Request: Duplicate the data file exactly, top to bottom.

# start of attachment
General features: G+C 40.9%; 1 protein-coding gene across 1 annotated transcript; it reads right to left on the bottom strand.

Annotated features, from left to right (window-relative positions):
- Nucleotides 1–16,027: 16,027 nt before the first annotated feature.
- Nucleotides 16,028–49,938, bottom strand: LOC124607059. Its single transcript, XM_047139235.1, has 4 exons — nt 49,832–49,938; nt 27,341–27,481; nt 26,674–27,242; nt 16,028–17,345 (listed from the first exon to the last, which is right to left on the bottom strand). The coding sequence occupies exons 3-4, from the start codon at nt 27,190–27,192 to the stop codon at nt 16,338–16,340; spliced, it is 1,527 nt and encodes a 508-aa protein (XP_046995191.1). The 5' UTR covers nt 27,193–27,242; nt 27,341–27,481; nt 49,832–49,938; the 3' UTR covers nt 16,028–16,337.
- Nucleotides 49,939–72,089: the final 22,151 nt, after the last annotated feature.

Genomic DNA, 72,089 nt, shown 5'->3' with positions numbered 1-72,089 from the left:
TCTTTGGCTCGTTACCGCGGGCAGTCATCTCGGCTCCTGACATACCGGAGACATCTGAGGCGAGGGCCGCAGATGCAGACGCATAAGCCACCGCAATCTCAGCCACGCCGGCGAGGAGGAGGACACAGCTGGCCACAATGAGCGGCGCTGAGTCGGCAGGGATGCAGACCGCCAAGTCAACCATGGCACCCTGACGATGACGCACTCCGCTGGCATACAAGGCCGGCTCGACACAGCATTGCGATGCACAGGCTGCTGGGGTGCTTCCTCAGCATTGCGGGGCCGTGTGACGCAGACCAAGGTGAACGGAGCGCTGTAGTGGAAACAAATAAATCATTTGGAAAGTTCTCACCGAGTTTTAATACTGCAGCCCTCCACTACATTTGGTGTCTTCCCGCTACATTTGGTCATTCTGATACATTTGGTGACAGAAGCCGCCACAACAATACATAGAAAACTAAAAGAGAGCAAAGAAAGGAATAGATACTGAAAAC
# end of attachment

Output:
General features: G+C 40.9%; 1 protein-coding gene across 1 annotated transcript; it reads right to left on the bottom strand.

Annotated features, from left to right (window-relative positions):
- Nucleotides 1–16,027: 16,027 nt before the first annotated feature.
- Nucleotides 16,028–49,938, bottom strand: LOC124607059. Its single transcript, XM_047139235.1, has 4 exons — nt 49,832–49,938; nt 27,341–27,481; nt 26,674–27,242; nt 16,028–17,345 (listed from the first exon to the last, which is right to left on the bottom strand). The coding sequence occupies exons 3-4, from the start codon at nt 27,190–27,192 to the stop codon at nt 16,338–16,340; spliced, it is 1,527 nt and encodes a 508-aa protein (XP_046995191.1). The 5' UTR covers nt 27,193–27,242; nt 27,341–27,481; nt 49,832–49,938; the 3' UTR covers nt 16,028–16,337.
- Nucleotides 49,939–72,089: the final 22,151 nt, after the last annotated feature.

Genomic DNA, 72,089 nt, shown 5'->3' with positions numbered 1-72,089 from the left:
TCTTTGGCTCGTTACCGCGGGCAGTCATCTCGGCTCCTGACATACCGGAGACATCTGAGGCGAGGGCCGCAGATGCAGACGCATAAGCCACCGCAATCTCAGCCACGCCGGCGAGGAGGAGGACACAGCTGGCCACAATGAGCGGCGCTGAGTCGGCAGGGATGCAGACCGCCAAGTCAACCATGGCACCCTGACGATGACGCACTCCGCTGGCATACAAGGCCGGCTCGACACAGCATTGCGATGCACAGGCTGCTGGGGTGCTTCCTCAGCATTGCGGGGCCGTGTGACGCAGACCAAGGTGAACGGAGCGCTGTAGTGGAAACAAATAAATCATTTGGAAAGTTCTCACCGAGTTTTAATACTGCAGCCCTCCACTACATTTGGTGTCTTCCCGCTACATTTGGTCATTCTGATACATTTGGTGACAGAAGCCGCCACAACAATACATAGAAAACTAAAAGAGAGCAAAGAAAGGAATAGATACTGAAAAC